Tom Barrett has created a Google Presentation to which other educators have contributed. Check it out here:

 

Further Links:

Know any other useful links not in the guide or above? Please share them! 🙂

10 ways to use your interactive whiteboard more effectively

Following on from this previous blog post detailing over 30, here are what I think are 10 really effective ways you can start to use your interactive whiteboard (IWB) like a pro. I shall be demonstrating these during the Tuesday and Thursday luncthime sessions in H14. 🙂

1. Shade your screen!

Using the Screen Shade tool you can hide part of the screen on your IWB. You can use this for starter activities where students have to guess what is in the rest of the screen or to prevent students ‘jumping ahead’ with a lesson’s learning sequence.

2. Erase lots of stuff without ‘scrubbing’

If you’ve quite a bit of writing to erase from your IWB, simply use the eraser to draw around it, then use it to press in the middle of the writing. It should then disappear! (see video)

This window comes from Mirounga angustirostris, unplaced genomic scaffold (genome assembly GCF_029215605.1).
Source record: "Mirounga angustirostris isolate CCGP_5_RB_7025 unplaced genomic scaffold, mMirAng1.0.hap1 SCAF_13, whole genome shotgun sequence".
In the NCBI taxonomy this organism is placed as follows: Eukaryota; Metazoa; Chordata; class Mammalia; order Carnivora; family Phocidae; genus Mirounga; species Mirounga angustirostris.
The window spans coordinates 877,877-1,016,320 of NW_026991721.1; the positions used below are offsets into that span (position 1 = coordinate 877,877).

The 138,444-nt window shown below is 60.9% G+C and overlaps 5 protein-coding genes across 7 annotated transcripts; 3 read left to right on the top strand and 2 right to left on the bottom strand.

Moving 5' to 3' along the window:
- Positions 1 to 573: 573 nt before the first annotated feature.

3. Tap and drag for a more accurate IWB

It’s sometimes difficult to click exactly in the middle of the crosshairs when orienting your IWB. Instead, take one of the IWB pens, press it on the IWB near the crosshair, drag it into the middle of the crosshair, and then release. This makes the tracking on your IWB spot-on!

4. Use the SMART Lesson Activity Toolkit

In addition to the SMARTboard software, the Lesson Activity Toolkit gives you more options and flexibility with your IWB. See it in action with this four-part video: Part 1, Part 2, Part 3, Part 4

5. Use keyboard shortcuts

Learning these keyboard shortcuts could make using your IWB more productive and less frustrating:

  • Ctrl+G – Group objects
  • Ctrl+R – Ungroup objects
  • Ctrl+K – Lock an object
  • Ctrl+J – Unlock an object
  • Ctrl+D – Clone an object
  • Ctrl+M – Insert blank page
  • Ctrl+PgDn – Send object backward
  • Ctrl+PgUp – Bring object forward
  • Ctrl+Shift+PgDn – Send object to back
  • Ctrl+Shift+PgUp – Bring object to front